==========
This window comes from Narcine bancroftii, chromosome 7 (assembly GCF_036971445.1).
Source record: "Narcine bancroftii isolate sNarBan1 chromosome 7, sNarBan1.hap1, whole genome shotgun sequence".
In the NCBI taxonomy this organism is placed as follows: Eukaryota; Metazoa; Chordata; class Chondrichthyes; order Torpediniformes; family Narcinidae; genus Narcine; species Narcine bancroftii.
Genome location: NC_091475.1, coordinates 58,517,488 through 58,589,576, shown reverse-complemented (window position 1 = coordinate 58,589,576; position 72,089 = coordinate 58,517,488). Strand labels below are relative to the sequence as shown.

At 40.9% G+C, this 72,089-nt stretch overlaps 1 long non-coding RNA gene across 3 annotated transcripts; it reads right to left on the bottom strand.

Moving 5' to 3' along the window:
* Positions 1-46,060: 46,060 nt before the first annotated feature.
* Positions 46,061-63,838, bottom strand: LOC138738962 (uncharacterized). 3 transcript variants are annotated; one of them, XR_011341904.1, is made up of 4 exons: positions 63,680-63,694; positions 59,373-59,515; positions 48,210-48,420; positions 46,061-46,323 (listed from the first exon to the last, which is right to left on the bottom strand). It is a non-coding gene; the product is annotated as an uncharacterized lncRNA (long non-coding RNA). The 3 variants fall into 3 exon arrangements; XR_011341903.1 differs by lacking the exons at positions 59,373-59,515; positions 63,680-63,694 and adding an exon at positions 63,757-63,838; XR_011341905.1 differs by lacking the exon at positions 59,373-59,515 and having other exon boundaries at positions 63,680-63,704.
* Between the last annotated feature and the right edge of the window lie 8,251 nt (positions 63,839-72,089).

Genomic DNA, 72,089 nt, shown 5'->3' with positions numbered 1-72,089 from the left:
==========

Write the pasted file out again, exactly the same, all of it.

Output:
This window comes from Narcine bancroftii, chromosome 7 (assembly GCF_036971445.1).
Source record: "Narcine bancroftii isolate sNarBan1 chromosome 7, sNarBan1.hap1, whole genome shotgun sequence".
In the NCBI taxonomy this organism is placed as follows: Eukaryota; Metazoa; Chordata; class Chondrichthyes; order Torpediniformes; family Narcinidae; genus Narcine; species Narcine bancroftii.
Genome location: NC_091475.1, coordinates 58,517,488 through 58,589,576, shown reverse-complemented (window position 1 = coordinate 58,589,576; position 72,089 = coordinate 58,517,488). Strand labels below are relative to the sequence as shown.

At 40.9% G+C, this 72,089-nt stretch overlaps 1 long non-coding RNA gene across 3 annotated transcripts; it reads right to left on the bottom strand.

Moving 5' to 3' along the window:
* Positions 1-46,060: 46,060 nt before the first annotated feature.
* Positions 46,061-63,838, bottom strand: LOC138738962 (uncharacterized). 3 transcript variants are annotated; one of them, XR_011341904.1, is made up of 4 exons: positions 63,680-63,694; positions 59,373-59,515; positions 48,210-48,420; positions 46,061-46,323 (listed from the first exon to the last, which is right to left on the bottom strand). It is a non-coding gene; the product is annotated as an uncharacterized lncRNA (long non-coding RNA). The 3 variants fall into 3 exon arrangements; XR_011341903.1 differs by lacking the exons at positions 59,373-59,515; positions 63,680-63,694 and adding an exon at positions 63,757-63,838; XR_011341905.1 differs by lacking the exon at positions 59,373-59,515 and having other exon boundaries at positions 63,680-63,704.
* Between the last annotated feature and the right edge of the window lie 8,251 nt (positions 63,839-72,089).

Genomic DNA, 72,089 nt, shown 5'->3' with positions numbered 1-72,089 from the left: